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  • Money, Oil and Empire in the Middle East: Sterling and Postwar Imperialism, 1944–1971
  • David S. Painter
Money, Oil and Empire in the Middle East: Sterling and Postwar Imperialism, 1944–1971. By Steven G. Galpern (New York, Cambridge University Press, 2009) 331 pp. $90.00

The role of sterling in the postwar international financial system, the politics and economics of Middle East oil, and the gradual demise of the British Empire in the Middle East are important topics that are usually covered separately. Galpern, however, brings them together and demonstrates how they related to each other. According to Galpern, British Treasury officials and others believed that Britain’s profits from Middle East oil and the dollar savings accruing from its ability to draw on sterling oil were vital to the continued viability of sterling as a leading international currency. The centrality of Middle East oil in British plans to secure an independent political and economic powerbase after the war deeply influenced British policies toward the Middle East. [End Page 495]

Galpern constructs his argument on the basis of extensive research in British government records—particularly Treasury files—British Petroleum records, and a selection of U.S. government documents, as well as a good command of the relevant secondary literature. Although Galpern’s focus is on the sources of British policies, greater attention to U.S. policies and actions and to the aspirations of Middle East nationalists would have added depth to his study. Control of oil was an important element in U.S. power and influence, and the United States differed with Britain about the best way to contain Middle East nationalism and preserve the Western position in the region.

Although scholars have already studied most of the topics covered in this book, Galpern provides new insights by highlighting the importance that British policymakers attributed to maintaining the viability of the pound sterling as an international currency. He also excels in his ability to convey the complexities of international finance in plain, non-technical language that even non-specialists should be able to understand. Britain’s determination to maximize its gains from Middle East oil to bolster the pound had a profound effect on its its policies regarding such important issues as the 1944 and 1945 Anglo-American Oil Agreements (neither of which were ratified), the sterling-dollar oil conflict of 1949/50, its confrontation with Iranian nationalism between 1951 and 1954, the Suez Crisis (characterized as a “sterling rescue mission gone wrong”), and its efforts to influence the disposition of Kuwait’s oil earnings. The conclusion links the British devaluation of the pound in 1967 with the end of empire in the Middle East. A brief, but informative afterword compares the British experience with money, oil, and empire in the Middle East with the situation that the United States faces in the first decade of the twenty-first century.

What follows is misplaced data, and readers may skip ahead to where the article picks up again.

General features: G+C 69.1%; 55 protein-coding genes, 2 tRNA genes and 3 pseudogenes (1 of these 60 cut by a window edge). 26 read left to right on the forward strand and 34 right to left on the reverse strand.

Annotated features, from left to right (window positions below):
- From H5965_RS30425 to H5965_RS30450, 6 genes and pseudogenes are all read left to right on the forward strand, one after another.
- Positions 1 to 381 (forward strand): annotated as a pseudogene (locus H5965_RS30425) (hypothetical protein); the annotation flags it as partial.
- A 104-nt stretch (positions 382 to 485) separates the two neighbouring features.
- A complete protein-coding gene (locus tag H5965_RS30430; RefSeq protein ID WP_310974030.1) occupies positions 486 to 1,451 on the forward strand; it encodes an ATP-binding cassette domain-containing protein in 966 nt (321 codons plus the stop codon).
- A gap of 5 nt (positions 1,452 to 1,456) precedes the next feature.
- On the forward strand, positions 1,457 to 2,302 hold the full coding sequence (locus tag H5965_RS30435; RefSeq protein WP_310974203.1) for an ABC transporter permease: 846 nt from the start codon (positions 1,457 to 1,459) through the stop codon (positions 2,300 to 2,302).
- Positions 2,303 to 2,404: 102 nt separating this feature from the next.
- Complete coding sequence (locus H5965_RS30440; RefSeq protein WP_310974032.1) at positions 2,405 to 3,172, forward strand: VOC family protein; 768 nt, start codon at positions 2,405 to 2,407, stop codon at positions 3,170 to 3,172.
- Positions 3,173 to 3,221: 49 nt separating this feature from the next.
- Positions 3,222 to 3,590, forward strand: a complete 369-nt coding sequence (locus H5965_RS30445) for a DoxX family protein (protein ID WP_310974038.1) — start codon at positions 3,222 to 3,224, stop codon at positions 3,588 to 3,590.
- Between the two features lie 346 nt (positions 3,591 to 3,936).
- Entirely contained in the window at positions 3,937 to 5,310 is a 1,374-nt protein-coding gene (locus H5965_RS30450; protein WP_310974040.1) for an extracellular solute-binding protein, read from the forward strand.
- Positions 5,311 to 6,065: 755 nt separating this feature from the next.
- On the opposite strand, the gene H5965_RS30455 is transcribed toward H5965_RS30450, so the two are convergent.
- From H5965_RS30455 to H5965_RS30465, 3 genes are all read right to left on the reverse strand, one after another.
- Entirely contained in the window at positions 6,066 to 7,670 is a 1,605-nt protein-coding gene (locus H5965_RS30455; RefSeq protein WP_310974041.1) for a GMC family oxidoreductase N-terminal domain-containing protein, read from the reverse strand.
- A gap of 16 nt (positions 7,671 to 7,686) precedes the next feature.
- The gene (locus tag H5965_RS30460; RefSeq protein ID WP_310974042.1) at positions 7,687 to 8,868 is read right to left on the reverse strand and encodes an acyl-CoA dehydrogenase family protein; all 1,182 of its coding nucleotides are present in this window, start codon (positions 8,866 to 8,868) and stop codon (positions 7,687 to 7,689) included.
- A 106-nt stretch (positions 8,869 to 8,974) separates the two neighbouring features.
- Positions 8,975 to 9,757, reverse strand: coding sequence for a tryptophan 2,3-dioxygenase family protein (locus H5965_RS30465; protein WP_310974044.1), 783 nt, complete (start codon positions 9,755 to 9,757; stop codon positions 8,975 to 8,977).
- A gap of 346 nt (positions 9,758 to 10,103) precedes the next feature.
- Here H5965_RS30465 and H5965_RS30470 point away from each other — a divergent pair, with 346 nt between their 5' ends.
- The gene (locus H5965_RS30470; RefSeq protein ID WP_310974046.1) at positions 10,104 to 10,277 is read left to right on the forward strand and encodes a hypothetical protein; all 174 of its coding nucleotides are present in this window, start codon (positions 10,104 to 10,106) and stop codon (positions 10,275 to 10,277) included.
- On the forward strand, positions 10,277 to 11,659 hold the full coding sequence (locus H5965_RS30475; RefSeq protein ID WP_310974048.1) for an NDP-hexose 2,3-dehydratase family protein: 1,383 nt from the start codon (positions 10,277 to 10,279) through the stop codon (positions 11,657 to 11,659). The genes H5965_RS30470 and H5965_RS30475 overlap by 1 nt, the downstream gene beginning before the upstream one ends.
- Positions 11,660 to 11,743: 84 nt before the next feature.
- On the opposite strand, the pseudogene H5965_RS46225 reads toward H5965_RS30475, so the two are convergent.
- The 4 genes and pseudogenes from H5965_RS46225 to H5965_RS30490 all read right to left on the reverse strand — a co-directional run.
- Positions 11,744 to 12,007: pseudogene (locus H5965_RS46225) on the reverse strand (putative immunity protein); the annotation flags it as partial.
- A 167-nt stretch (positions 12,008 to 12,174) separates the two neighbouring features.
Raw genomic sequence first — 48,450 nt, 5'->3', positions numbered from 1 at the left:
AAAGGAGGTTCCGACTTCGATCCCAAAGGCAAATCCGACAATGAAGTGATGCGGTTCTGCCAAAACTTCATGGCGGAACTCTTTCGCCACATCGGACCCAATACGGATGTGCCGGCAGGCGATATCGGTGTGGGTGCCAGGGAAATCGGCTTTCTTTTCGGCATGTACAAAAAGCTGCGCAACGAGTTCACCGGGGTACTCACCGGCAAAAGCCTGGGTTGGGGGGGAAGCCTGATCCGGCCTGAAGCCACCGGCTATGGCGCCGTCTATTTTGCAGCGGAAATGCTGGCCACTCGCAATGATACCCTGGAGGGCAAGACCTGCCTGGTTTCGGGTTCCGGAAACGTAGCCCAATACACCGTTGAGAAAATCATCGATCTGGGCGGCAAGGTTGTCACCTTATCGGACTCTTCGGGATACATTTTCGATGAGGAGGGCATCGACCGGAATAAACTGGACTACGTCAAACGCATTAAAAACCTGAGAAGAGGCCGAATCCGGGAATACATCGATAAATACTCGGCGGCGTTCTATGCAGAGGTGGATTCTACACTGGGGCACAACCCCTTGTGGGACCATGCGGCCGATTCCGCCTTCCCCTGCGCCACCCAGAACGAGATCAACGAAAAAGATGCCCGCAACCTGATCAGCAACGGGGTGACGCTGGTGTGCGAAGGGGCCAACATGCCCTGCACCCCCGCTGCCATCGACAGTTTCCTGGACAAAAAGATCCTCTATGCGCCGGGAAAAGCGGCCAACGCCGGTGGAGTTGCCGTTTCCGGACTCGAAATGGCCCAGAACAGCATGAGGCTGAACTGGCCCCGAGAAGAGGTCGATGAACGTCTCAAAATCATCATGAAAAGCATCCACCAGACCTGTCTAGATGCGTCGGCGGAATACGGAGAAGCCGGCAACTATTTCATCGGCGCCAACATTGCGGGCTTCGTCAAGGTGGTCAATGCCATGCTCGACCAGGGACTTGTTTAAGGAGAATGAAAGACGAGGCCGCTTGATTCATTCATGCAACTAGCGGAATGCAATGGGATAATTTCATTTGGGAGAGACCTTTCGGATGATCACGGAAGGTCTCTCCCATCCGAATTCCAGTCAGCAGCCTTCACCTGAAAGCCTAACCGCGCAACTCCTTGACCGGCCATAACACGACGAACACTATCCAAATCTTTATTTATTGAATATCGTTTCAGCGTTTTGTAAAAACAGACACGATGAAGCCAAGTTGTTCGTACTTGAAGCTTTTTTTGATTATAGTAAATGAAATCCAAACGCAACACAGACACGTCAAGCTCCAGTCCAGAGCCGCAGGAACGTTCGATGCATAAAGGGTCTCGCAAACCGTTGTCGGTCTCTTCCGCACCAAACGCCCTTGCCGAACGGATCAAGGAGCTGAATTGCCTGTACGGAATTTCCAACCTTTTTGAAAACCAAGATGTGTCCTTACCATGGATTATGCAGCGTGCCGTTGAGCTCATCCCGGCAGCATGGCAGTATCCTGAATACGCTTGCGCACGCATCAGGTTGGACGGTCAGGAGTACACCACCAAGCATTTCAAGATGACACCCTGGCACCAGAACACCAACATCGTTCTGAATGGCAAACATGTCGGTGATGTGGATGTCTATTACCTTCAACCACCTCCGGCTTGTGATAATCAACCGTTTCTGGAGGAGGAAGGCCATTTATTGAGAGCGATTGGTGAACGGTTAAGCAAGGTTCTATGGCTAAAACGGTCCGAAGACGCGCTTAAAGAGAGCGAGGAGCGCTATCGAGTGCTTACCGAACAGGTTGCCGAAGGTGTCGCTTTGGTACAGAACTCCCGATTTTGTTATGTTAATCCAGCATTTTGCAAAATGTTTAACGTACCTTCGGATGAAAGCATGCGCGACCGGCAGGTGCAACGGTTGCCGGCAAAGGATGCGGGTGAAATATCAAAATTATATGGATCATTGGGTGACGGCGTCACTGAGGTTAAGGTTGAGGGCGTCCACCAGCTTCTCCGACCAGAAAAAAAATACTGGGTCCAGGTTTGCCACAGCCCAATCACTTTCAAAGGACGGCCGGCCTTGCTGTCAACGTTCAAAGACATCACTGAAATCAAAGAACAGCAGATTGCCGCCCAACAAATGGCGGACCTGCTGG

Money, Oil and Empire in the Middle East makes an important contribution to the historiography of the British Empire in the postwar period. Galpern’s effort would have been stronger and timelier, however, had he analyzed more fully the role of Iraq and Iraqi oil in British imperial strategy. Although Iraqi oil may not have been as important to Britain as Iranian or Kuwaiti oil, the inclusion of Iraq in the study would have provided a fuller picture of the interrelationships between money, oil, and empire in the postwar Middle East.

David S. Painter
Georgetown University


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pp. 495-496
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